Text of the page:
White House national security adviser Jake Sullivan said the United States would consult with allies about Russia joining the G20.

“We believe that business cannot be business as usual for Russia in international institutions and in the international community,” he said at a press briefing on Tuesday.

Washington has also seen no Chinese arms shipments to Russia since Biden had a call with President Xi Jinping last week in which he raised concerns about Beijing’s support for Moscow, said Sullivan.

“We haven’t seen … the supply of military equipment from China to Russia. But of course that’s something we’re watching closely,” he said.

On the ground, the Russian Defense Ministry reported some advances in southeastern Ukraine and boasted of strikes against “military infrastructure” across the country.

But Ukraine and its allies have claimed Russian forces are severely depleted, poorly supplied and still unable to carry out complex operations.

Faced with intense Ukrainian resistance, the Pentagon believes that up to 10% of Russian forces engaged in Ukraine may have been wiped out of the war in just four weeks of fighting.

The Ukrainian army command said it believed Russian troops now had enough ammunition, food and fuel to last just three days and that hundreds of Russian soldiers would have defected.

For the first time, there are signs that Ukrainian forces are going on the offensive, retaking a town near kyiv and attacking Russian forces in the south of the country.

In the southern town of Mykolaiv, one of the strongholds of the fierce response, residents said they were determined to stay and defend it despite the relentless shelling.

At the funeral of soldier Igor Dundukov, 46, his brother Sergei wept as he kissed his brother’s swollen, bloodstained face.

“We supported his commitment to defending our homeland,” Sergei told AFP. “It’s our land. We live here. Where would we run? We grew up here.

Amid the bloodshed, Moscow and Kyiv have begun holding peace talks from a distance after face-to-face talks between delegations meeting on the Belarus-Ukraine border made little progress.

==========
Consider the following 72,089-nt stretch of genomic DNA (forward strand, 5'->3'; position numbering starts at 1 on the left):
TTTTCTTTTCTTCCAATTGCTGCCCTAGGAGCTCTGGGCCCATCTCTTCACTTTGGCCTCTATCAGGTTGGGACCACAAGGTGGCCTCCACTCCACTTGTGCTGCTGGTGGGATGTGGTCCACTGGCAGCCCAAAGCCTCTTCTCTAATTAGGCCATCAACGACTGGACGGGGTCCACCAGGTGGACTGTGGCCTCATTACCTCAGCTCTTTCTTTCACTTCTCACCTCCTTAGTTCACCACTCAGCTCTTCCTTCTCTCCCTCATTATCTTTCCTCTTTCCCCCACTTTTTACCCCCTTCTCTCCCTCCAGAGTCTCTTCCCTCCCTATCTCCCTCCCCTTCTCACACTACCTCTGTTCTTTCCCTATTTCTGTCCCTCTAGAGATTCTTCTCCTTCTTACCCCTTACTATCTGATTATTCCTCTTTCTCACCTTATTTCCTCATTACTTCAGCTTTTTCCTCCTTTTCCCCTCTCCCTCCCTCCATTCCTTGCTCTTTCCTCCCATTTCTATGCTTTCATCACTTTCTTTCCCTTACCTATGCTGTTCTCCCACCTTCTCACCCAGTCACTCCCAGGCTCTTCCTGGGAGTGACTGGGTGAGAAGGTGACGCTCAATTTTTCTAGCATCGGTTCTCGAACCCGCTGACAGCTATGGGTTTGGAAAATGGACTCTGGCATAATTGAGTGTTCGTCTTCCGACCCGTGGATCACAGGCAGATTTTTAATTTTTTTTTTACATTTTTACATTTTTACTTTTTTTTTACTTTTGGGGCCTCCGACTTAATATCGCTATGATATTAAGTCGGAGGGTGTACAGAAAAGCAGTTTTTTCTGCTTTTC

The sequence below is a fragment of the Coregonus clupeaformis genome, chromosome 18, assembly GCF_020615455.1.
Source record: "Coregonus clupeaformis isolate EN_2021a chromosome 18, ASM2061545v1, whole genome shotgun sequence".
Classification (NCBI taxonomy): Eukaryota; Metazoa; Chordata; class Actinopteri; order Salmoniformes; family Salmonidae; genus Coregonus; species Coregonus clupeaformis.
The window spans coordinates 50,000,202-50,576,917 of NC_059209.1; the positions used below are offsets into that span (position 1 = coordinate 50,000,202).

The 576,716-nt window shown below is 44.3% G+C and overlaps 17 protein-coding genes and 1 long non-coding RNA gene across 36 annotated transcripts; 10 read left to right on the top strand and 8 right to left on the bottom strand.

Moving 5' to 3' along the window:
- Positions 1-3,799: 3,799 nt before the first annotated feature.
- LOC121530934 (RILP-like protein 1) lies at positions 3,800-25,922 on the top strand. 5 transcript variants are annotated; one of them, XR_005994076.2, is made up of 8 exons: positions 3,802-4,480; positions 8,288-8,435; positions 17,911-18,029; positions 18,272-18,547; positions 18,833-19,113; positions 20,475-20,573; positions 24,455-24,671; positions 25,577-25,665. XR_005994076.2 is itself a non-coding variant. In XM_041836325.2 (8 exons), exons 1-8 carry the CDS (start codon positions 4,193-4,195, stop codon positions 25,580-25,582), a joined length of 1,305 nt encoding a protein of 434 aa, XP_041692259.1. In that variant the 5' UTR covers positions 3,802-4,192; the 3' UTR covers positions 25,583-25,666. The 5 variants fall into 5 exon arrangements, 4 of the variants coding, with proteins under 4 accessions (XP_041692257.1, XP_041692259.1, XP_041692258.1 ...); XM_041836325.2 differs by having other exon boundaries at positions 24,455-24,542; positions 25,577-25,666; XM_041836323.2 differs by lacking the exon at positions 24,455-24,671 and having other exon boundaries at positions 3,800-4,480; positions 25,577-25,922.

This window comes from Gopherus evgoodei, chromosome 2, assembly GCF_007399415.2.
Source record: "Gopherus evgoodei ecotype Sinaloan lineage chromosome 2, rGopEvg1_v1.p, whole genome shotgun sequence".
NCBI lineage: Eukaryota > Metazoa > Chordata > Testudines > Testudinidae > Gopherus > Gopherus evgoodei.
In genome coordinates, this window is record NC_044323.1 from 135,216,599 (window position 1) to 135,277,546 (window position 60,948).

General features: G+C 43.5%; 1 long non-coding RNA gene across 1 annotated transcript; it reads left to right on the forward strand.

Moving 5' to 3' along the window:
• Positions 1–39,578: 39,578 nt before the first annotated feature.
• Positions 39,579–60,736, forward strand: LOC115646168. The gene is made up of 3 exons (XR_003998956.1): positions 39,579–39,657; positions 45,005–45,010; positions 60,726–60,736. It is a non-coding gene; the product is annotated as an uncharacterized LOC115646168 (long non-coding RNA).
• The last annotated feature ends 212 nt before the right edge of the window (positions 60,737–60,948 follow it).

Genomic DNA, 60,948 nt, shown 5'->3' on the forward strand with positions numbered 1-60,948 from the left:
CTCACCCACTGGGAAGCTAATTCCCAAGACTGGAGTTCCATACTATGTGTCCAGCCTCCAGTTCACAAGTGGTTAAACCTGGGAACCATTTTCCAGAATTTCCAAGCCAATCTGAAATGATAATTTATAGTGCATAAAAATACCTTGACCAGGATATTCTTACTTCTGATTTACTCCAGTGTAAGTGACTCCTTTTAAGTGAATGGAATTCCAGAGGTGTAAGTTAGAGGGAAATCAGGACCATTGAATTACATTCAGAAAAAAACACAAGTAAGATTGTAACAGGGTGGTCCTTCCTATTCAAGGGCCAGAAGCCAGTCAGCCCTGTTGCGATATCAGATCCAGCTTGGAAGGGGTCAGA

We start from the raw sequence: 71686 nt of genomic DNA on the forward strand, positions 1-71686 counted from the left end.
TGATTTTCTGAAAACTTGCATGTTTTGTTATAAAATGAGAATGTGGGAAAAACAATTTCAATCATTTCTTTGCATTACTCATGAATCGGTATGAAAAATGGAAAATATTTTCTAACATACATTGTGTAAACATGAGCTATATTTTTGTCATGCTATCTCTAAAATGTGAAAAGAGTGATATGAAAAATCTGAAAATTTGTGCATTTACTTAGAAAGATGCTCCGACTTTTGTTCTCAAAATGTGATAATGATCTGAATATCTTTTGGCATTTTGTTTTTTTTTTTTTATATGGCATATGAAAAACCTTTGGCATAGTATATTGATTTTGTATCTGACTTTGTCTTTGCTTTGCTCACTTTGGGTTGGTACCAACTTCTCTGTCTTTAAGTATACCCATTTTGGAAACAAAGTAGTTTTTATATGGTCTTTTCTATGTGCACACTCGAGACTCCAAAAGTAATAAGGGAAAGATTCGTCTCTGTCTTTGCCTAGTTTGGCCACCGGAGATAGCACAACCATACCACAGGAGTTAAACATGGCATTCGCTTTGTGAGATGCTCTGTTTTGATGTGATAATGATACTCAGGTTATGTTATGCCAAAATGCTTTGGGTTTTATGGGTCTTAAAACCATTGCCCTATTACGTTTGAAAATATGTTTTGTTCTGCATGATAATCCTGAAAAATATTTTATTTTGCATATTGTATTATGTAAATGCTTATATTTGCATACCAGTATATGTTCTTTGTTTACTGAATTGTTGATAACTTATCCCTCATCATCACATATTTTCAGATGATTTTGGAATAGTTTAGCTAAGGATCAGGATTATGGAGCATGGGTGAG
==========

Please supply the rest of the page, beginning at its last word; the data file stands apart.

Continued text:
Russia said it wanted “more substantial” talks and Zelensky said all issues would be on the table if Putin agreed to lead the talks.

More penalties

Since Russia launched its invasion on February 24, at least 117 children have been killed in the war, Ukraine’s federal prosecutor has said.

Some 548 schools were damaged and 72 destroyed.

Russia continued its onslaught, in the face of unprecedented Western sanctions that led international companies to pull out of the country.

New sanctions against Russia and a strengthening of existing measures will be announced on Thursday when Biden meets with European allies in Brussels.

In the capital kyiv, a 35-hour curfew came into effect on Monday night after Russian strikes devastated the Retroville shopping complex, killing at least eight people.

Russia claimed the mall was used to store rocket systems and ammunition.

With businesses shuttered and residents ordered to stay at home, kyiv was a ghost town on Tuesday, with air sirens and the distant sound of explosions regularly hitting the silence.

Maxim Kostetskyi, 29, a lawyer, said residents were taking advantage of the “pause” imposed by the lockdown to regroup.

“We don’t know if the Russians will continue their efforts to encircle the city, but we are much more confident, morale is high and inspiring,” he told AFP.

Russia news